When writing, you want to find a quiet place where you won't be distracted. Allotting yourself a given amount of time (during the time of day in which you prefer to write) sometimes helps a writer be more productive.

If you want to check out more good poets and interesting poems, look at these this site:
Shel Silverstein, Langston Hughes, Maya Angelou, e.e. cummings, Pablo Neruda, Edgar Allen Poe, Edward Arlington Robinson are great poets to check out, as are all of the ones mentioned on previous pages.

Other sources to look at and sources I used to help me with this are:
Wikipedia
Poemhunter
Project Gutenberg (a great source for full-length texts)
Walt Whitman Archive
And all of the pictures:
1 2 3 4 5 6 7

Enjoy the poetry!
Edbed21 hours ago
This instructable
delights me, It is good.
Very detail'd and covers all,
The relevant poetic points.
davidmdaye2 months ago

A great article for anyone looking to write poetry I'd also recommend some of the videos here.https://www.youtube.com/channel/UC11Q4-Nq-QjUHcz_gnQJqmQ to help with creativity in your poetry.

JazzmineT made it!7 months ago

HeHe! This is so me!

31.png
ewcrew1 year ago

when we parted I was good and you were dead,

now I'm as good as dead

ewcrew ewcrew1 year ago

I've got another one:

Here I lie,

With nothing
left.

There you
die,

Of life
bereft.

sabu.dawdy1 year ago
gooooooooooooooooooood
This really helped thank!
Truefriend3 years ago
Good article on writing poetry. There's so many kinds of poetry out there. You are right that poetry is a great way to express emotions, get ideas out there and entertain all at once. There's also a new social media site for poets to write and post their poetry on and to show it off to the world. it's www.Pondrin.com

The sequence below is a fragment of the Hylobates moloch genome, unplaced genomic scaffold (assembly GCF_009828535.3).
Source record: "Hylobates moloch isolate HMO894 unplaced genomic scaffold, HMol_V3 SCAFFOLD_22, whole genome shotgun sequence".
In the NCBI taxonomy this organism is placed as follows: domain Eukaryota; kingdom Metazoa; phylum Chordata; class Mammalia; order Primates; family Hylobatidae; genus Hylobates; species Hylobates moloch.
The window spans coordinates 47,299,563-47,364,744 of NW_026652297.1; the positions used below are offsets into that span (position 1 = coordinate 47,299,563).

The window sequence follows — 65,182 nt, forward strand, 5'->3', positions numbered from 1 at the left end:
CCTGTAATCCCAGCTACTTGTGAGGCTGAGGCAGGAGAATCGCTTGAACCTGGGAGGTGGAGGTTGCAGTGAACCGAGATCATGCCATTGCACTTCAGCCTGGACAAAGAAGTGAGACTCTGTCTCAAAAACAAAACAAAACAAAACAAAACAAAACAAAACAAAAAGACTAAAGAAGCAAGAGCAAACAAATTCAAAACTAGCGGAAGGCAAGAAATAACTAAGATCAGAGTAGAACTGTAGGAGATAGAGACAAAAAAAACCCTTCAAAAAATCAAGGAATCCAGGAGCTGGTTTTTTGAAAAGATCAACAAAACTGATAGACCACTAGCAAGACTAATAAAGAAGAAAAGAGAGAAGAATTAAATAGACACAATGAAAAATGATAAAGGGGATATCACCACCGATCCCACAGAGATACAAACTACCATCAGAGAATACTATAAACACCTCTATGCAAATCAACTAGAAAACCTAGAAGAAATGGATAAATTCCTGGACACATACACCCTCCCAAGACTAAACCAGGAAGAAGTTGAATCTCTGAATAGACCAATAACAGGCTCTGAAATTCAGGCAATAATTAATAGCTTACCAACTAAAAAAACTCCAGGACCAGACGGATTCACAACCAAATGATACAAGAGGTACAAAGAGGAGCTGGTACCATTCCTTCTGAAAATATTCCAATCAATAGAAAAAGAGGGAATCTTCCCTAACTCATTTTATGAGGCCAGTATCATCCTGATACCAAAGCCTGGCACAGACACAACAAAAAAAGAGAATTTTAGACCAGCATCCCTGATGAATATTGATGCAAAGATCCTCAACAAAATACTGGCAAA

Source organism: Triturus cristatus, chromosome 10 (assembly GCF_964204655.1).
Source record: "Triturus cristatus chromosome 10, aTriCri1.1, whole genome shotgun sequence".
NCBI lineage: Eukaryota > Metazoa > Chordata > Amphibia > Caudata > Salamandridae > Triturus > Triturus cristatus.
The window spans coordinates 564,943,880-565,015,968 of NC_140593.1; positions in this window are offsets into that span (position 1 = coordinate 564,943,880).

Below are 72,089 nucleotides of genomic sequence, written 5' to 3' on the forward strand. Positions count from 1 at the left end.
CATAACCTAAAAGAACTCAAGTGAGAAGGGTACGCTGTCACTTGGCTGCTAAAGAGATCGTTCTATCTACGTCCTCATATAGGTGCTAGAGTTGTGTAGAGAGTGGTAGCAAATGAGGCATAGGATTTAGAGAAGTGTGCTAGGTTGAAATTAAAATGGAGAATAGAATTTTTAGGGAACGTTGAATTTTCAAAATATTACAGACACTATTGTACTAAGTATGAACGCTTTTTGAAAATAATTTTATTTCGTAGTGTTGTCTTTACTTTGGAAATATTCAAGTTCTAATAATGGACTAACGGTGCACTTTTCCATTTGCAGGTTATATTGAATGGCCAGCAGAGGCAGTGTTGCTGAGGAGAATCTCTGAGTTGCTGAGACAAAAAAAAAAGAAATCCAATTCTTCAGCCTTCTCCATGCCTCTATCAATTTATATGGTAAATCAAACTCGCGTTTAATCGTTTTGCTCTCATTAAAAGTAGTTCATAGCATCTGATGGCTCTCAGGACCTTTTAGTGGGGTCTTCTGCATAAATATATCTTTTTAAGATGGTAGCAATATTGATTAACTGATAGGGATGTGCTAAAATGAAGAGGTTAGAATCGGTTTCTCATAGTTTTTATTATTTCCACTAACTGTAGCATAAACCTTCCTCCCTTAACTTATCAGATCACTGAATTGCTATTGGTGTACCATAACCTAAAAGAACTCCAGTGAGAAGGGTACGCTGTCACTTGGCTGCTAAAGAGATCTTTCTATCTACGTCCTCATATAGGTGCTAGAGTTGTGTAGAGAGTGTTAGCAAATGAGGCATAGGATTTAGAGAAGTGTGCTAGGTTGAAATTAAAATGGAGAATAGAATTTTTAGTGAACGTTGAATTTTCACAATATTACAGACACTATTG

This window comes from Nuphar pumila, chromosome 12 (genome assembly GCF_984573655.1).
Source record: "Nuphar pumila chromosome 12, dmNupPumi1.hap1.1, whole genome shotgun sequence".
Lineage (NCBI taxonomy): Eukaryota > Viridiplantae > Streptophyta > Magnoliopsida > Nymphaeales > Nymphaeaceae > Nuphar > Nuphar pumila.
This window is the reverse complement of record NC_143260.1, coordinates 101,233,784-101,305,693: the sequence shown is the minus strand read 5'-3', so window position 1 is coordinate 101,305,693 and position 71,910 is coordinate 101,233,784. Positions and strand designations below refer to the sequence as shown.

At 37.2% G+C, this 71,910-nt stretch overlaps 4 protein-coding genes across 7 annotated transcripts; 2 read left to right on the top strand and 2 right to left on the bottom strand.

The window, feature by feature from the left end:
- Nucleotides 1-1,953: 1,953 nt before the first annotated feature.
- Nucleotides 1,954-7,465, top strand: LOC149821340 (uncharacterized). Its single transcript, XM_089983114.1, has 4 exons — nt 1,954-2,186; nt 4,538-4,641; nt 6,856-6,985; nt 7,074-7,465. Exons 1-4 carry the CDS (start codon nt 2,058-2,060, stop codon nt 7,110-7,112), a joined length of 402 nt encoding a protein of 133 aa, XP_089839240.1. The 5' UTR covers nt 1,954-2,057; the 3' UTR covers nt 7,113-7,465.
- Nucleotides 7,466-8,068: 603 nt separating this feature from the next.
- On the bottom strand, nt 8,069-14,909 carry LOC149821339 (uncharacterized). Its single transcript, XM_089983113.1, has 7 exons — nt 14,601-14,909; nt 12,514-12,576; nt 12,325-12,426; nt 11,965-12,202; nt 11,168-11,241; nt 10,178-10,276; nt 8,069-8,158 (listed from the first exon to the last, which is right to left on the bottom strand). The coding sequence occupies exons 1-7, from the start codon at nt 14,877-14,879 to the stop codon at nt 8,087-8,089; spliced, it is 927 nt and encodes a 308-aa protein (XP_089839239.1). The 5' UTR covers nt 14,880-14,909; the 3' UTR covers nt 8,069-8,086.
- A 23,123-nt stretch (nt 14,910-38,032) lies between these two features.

Sarah34 Clark_M3 years ago
Wow, you know about ReadandWritePoems.com too! Ben Grove Has the best bar none poem writing help. And now his ebooks are FREE!

The explanation is really good. I see dedication in the author while he was writing this. I've been looking for this post eversince. This is perfect for my study. :)
by the way I've been studying haiku poems and I'm loving haiku poems examples made by famous poets like basho.
tmoler013 years ago
my poem so far
My lips are the gun,
My smile, tha trigger,
My kisses are the bullets,
Label me a killer
Some time love go's that far, So go ahead and pull tha trigger, Put tho's bullets in my heart so you can keep it forever, SO i mite be a killer if it means being a lover so go on and LABEL ME A KILLER
froper tmoler013 years ago
I like that. I couldn't come up with something like it. It's good so far. :)
hcollins14 years ago
Great article Josh. here are also the best poems of Carl Sandburg , Ezra Pound and Whitman. Keep up the great work...
tpinoy4 years ago
I've been writing poetry for quite some time now but I never stop on searching for more tips to improve my craft. And when I stumbled upon this thread, I can't just resist but to read it. Thanks. By the way this resource maybe of help
How to Write Simple Poems
bowmaster6 years ago
My free verse: I am a butt and I smell like cheese.
My free verse: Run, or the monster will eat...
Cooks99996 years ago
Hello! This picture is..........................................lovely!?
Cooks99996 years ago
Yeah............... keep it up!
This is excellent. I had it in my head to do something similar, but found that it had already been done, and far beyond my capacity. Good job.
fabs6 years ago
Hey, great overview of various kinds of poetry.